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Super Talent 64GB SSD upgrade for Asus S101 Eee Netbook

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January 28, 2009

January 29, 2009 Flash storage manufacturer Super Talent is now offering a 64GB Solid State Drive (SSD) specially designed as an upgrade for the Asus S101 Eee netbook PC. The Windows S101 netbook has just 16GB of local storage as standard, so the US$169 upgrade 64 GB SSD can quadruple the storage capacity inside a few minutes, while offering ballistic read and write speeds of 90/55 MB/sec respectively.

Flash storage manufacturer Super Talent is now offering a 64GB Solid State Drive (SSD) specially designed as an upgrade for the Asus S101 Eee netbook PC. The Windows S101 netbook has just 16GB of local storage as standard, so the US$169 upgrade 64 GB SSD can quadruple the storage capacity inside a few minutes, while offering ballistic read and write speeds of 90/55 MB/sec respectively. This new SSD has been rigorously tested in Super Talent’s compatibility labs for both performance and functionality to ensure it meets Super Talent’s high quality standards. With a SATA interface, it delivers impressive 90 MB/sec max sequential read speeds and up to 55 MB/sec write speeds.

Three models (16, 32 and 64 GB capacity) are shipping now.

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About the Author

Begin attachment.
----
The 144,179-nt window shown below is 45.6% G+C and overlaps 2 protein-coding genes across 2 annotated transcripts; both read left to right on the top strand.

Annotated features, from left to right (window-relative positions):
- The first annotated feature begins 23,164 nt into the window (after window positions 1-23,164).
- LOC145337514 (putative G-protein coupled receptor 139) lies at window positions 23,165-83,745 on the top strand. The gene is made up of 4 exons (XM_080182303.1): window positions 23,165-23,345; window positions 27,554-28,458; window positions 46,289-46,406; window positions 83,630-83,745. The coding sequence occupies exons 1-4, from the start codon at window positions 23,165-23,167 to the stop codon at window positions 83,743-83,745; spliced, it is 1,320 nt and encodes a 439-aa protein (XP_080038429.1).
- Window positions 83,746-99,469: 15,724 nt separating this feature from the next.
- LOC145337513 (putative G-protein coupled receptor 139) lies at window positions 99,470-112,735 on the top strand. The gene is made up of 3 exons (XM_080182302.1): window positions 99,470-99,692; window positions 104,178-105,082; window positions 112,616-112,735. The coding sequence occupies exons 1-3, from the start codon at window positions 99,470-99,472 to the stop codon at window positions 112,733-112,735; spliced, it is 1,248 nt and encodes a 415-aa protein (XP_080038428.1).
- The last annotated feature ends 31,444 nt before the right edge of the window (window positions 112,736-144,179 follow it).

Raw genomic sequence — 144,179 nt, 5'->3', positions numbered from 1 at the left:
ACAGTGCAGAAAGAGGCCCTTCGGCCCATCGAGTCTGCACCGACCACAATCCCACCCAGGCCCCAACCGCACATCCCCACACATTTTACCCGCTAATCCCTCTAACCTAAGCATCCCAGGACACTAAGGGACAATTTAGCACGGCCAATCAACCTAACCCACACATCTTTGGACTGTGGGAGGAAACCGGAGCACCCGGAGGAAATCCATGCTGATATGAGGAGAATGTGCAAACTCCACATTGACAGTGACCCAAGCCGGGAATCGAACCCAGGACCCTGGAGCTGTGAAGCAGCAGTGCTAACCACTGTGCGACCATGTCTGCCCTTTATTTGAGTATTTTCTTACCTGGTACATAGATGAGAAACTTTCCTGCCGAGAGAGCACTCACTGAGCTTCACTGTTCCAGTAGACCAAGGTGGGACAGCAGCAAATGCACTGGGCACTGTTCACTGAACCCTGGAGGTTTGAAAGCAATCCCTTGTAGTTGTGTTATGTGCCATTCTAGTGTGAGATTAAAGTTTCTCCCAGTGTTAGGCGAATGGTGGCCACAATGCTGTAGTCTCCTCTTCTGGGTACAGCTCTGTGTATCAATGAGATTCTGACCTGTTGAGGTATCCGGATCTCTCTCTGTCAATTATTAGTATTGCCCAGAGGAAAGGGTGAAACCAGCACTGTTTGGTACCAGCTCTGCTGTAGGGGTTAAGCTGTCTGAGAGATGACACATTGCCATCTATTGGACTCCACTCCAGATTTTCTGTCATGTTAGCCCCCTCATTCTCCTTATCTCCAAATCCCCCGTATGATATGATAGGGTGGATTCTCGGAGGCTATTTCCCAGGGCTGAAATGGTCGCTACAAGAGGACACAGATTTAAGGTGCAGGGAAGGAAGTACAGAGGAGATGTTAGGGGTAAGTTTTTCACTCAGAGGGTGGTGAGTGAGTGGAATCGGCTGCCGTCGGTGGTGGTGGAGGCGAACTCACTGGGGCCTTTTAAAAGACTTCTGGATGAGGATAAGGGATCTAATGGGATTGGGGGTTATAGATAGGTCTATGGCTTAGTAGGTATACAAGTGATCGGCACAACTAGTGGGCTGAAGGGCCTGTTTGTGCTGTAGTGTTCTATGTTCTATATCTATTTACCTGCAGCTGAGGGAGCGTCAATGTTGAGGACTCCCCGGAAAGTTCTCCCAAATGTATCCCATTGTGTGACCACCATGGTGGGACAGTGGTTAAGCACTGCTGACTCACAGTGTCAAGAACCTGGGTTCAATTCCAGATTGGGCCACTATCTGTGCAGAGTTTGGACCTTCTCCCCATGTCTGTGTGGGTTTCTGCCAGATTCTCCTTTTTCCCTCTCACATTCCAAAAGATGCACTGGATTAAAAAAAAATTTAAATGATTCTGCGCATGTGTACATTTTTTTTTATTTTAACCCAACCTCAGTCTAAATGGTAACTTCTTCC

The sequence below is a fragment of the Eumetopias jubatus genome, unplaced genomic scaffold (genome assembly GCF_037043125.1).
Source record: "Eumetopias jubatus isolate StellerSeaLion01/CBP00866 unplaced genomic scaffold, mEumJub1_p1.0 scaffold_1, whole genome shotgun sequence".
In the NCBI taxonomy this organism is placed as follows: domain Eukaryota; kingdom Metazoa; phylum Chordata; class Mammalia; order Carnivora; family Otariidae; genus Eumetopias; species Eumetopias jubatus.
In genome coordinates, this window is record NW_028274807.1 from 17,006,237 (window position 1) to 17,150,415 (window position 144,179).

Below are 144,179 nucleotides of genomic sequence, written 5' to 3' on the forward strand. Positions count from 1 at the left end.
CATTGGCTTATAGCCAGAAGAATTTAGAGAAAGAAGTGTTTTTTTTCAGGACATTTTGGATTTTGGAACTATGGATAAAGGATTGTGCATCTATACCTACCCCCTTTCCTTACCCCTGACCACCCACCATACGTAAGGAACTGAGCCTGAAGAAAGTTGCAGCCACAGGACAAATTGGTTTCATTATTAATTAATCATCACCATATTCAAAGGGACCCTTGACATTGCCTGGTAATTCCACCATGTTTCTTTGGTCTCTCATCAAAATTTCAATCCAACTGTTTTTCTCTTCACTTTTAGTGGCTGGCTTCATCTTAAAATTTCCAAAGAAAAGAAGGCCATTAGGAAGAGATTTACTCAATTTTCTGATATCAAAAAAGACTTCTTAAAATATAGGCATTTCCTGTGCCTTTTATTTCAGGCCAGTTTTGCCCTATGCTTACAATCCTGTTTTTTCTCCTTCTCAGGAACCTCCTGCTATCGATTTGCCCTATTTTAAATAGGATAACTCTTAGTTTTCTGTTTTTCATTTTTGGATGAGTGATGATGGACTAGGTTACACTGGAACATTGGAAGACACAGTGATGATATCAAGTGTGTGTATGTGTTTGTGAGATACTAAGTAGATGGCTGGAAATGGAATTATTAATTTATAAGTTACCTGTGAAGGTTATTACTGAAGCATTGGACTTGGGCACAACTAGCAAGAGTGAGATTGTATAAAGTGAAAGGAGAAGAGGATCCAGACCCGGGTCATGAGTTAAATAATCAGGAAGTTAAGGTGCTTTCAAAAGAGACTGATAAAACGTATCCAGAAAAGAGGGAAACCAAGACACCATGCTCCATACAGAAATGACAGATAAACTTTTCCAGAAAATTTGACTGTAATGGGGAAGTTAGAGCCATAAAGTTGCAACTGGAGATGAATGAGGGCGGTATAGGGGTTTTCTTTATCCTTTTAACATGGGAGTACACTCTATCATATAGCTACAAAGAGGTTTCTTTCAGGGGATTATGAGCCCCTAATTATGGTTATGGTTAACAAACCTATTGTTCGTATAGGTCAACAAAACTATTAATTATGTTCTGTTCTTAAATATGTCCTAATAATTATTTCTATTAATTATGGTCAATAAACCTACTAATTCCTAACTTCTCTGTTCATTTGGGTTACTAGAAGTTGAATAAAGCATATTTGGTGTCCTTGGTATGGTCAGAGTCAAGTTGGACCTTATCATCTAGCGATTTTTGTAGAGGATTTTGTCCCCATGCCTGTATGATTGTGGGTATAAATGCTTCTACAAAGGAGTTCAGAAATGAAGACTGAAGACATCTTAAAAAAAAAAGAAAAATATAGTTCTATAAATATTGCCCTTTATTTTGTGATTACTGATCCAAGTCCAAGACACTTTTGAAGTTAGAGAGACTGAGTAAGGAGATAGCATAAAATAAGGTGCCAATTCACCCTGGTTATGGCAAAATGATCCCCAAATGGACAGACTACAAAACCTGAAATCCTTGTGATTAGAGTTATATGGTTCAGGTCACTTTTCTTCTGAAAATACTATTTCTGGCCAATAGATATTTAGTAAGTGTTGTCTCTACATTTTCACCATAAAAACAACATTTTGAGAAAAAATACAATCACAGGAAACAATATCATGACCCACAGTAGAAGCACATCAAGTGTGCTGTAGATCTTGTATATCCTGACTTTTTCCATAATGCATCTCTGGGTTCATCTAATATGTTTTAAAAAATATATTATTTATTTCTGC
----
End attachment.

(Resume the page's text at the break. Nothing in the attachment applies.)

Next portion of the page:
Mike Hanlon Mike grew up thinking he would become a mathematician, accidentally started motorcycle racing, got a job writing road tests for a motorcycle magazine while at university, and became a writer. As a travelling photojournalist during his early career, his work was published in a dozen languages across 20+ countries. He went on to edit or manage over 50 print publications, with target audiences ranging from pensioners to plumbers, many different sports, many car and motorcycle magazines, with many more in the fields of communication - narrow subject magazines on topics such as advertising, marketing, visual communications, design, presentation and direct marketing. Then came the internet and Mike managed internet projects for Australia's largest multimedia company, Telstra.com.au (Australia's largest Telco), Seek.com.au (Australia's largest employment site), top100.com.au, hitwise.com, and a dozen other internet start-ups before founding Gizmag in 2002. Now he writes and thinks. All articles by Mike Hanlon
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